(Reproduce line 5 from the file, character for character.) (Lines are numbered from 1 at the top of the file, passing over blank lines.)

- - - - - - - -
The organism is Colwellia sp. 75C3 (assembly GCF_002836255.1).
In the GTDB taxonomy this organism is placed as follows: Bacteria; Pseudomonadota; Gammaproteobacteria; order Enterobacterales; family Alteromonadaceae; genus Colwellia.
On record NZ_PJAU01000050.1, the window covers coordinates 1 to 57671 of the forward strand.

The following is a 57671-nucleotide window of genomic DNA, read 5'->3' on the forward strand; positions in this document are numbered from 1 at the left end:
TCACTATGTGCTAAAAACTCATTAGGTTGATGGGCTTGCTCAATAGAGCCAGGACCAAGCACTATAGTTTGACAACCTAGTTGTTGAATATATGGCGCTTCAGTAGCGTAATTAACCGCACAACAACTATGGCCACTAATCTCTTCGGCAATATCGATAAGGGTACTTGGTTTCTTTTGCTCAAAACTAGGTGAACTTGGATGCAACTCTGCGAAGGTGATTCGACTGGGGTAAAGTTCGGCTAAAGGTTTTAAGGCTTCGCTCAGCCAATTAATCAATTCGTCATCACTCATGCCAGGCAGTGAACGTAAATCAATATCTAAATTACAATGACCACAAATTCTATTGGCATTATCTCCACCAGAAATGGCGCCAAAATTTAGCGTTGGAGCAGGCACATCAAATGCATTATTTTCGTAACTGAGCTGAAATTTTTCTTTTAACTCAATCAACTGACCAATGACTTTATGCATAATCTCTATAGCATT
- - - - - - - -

TCACTATGTGCTAAAAACTCATTAGGTTGATGGGCTTGCTCAATAGAGCCAGGACCAAGCACTATAGTTTGACAACCTAGTTGTTGAATATATGGCGCTTCAGTAGCGTAATTAACCGCACAACAACTATGGCCACTAATCTCTTCGGCAATATCGATAAGGGTACTTGGTTTCTTTTGCTCAAAACTAGGTGAACTTGGATGCAACTCTGCGAAGGTGATTCGACTGGGGTAAAGTTCGGCTAAAGGTTTTAAGGCTTCGCTCAGCCAATTAATCAATTCGTCATCACTCATGCCAGGCAGTGAACGTAAATCAATATCTAAATTACAATGACCACAAATTCTATTGGCATTATCTCCACCAGAAATGGCGCCAAAATTTAGCGTTGGAGCAGGCACATCAAATGCATTATTTTCGTAACTGAGCTGAAATTTTTCTTTTAACTCAATCAACTGACCAATGACTTTATGCATAATCTCTATAGCATT